In 1960, Bernard L. Madoff started a modest penny stock investment firm named “Bernard L. Madoff Investment Securities” in New York City. Madoff's firm made itself unique by using a new computer system to propagate quotes before the NASDAQ existed and this innovation made his firm very successful. Up to now Bernie Madoff was the epitome of successful stockbroking in America. However, Madoff quickly fell victim to the seduction of what his reputation could bring. By using his newfound financial success and sparkling reputation Madoff quickly began to dabble in front running, ponzi scheming, and ultimately complete fraud by forging return statements. Today, Madoff is known as the largest financial criminal in history after accruing 64.8 billion dollars from his clients by fraud.
It's not clear exactly when Madoff started his illegitimate practice. Madoff himself claims he began committing fraud in the early 90s, however federal investigators believe it may have began as early as the 70s. It's been suggested that much of Madoff's financial success prior to his ponzi scheme may have been achieved by an illegal practice called “front running”. Front running is where a stockbroker pushes a security on his clients when it's in position to make a jump in value. This spike in investors will push the value further so the stockbroker also invests in the security to reap the benefit. This is a type of market manipulation using the insider information naturally given to a stockbroker which makes it often difficult to detect. Although this is a common suspicion it has never been proven as the SEC investigated Madoff's firm several times in his earlier years and never found proof of fraud.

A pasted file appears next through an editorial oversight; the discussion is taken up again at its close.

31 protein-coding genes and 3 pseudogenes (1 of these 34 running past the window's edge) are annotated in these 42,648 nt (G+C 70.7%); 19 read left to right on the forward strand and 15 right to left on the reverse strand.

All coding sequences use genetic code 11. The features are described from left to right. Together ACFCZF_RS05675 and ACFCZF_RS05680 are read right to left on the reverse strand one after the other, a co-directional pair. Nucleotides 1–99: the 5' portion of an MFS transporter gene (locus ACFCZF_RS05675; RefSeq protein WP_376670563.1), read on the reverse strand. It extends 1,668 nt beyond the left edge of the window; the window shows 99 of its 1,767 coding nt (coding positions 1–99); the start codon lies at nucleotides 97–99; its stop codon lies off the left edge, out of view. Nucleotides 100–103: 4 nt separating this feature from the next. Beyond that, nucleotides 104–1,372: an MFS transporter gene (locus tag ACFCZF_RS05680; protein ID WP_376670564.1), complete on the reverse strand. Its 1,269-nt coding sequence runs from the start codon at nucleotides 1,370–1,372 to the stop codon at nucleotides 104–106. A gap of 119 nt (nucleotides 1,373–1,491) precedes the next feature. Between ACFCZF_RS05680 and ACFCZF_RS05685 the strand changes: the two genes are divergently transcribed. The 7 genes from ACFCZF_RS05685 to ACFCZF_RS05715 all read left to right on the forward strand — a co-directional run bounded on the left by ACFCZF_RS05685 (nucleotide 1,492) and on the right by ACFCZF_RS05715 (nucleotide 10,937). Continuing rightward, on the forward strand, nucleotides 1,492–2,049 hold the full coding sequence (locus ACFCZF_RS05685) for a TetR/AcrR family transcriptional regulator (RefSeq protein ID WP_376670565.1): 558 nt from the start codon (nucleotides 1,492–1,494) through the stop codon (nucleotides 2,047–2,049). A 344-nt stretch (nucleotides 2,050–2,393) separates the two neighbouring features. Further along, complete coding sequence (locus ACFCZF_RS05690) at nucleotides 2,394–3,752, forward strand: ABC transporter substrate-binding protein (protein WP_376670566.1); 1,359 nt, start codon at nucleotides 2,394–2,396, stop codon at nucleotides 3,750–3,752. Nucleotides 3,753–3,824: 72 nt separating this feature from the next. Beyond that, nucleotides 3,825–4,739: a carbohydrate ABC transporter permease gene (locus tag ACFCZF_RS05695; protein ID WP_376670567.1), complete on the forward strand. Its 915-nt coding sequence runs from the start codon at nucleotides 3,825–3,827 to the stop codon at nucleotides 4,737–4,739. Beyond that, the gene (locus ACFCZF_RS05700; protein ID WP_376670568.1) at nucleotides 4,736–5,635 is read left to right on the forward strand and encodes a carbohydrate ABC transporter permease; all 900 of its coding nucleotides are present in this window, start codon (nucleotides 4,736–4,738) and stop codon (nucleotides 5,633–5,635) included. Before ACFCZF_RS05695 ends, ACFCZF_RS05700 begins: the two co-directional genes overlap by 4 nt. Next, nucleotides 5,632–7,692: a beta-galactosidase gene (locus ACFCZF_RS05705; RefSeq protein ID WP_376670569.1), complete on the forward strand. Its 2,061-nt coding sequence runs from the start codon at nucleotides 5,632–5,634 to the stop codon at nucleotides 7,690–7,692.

At some point between the 1970s and 2000, Bernie Madoff's "Wealth Management and Advisement" Division stopped operating as a legitimate hedge fund firm and started operating as a sort of Ponzi scheme. Madoff targeted an exclusive group of Jewish businessmen (himself being Jewish) and interested them in a modest, but very consistent, “investment strategy”. He marketed the strategy as “too complicated for outsiders to understand” in order to further promote his reputation without divulging too much information. Madoff then took their investments and, instead of putting them into securities, kept the money in company accounts which he slowly siphoned from. He then would send his clients fraudulent return statements in which he showed a successful return of around 10% on securities that didn't exist.
While this sounds like a clever scam it wouldn't work for too long if the client wanted to withdrawl their money. Madoff would be expected to return the money invested and the amount reported in fake returns. Ponzi schemes traditionally avoid this issue by taking money from new investors and giving it to old investors however Madoff was able to minimize the risk and frequency of withdrawls altogether in several ways. The biggest contributor was the exclusivity of his firm. Madoff...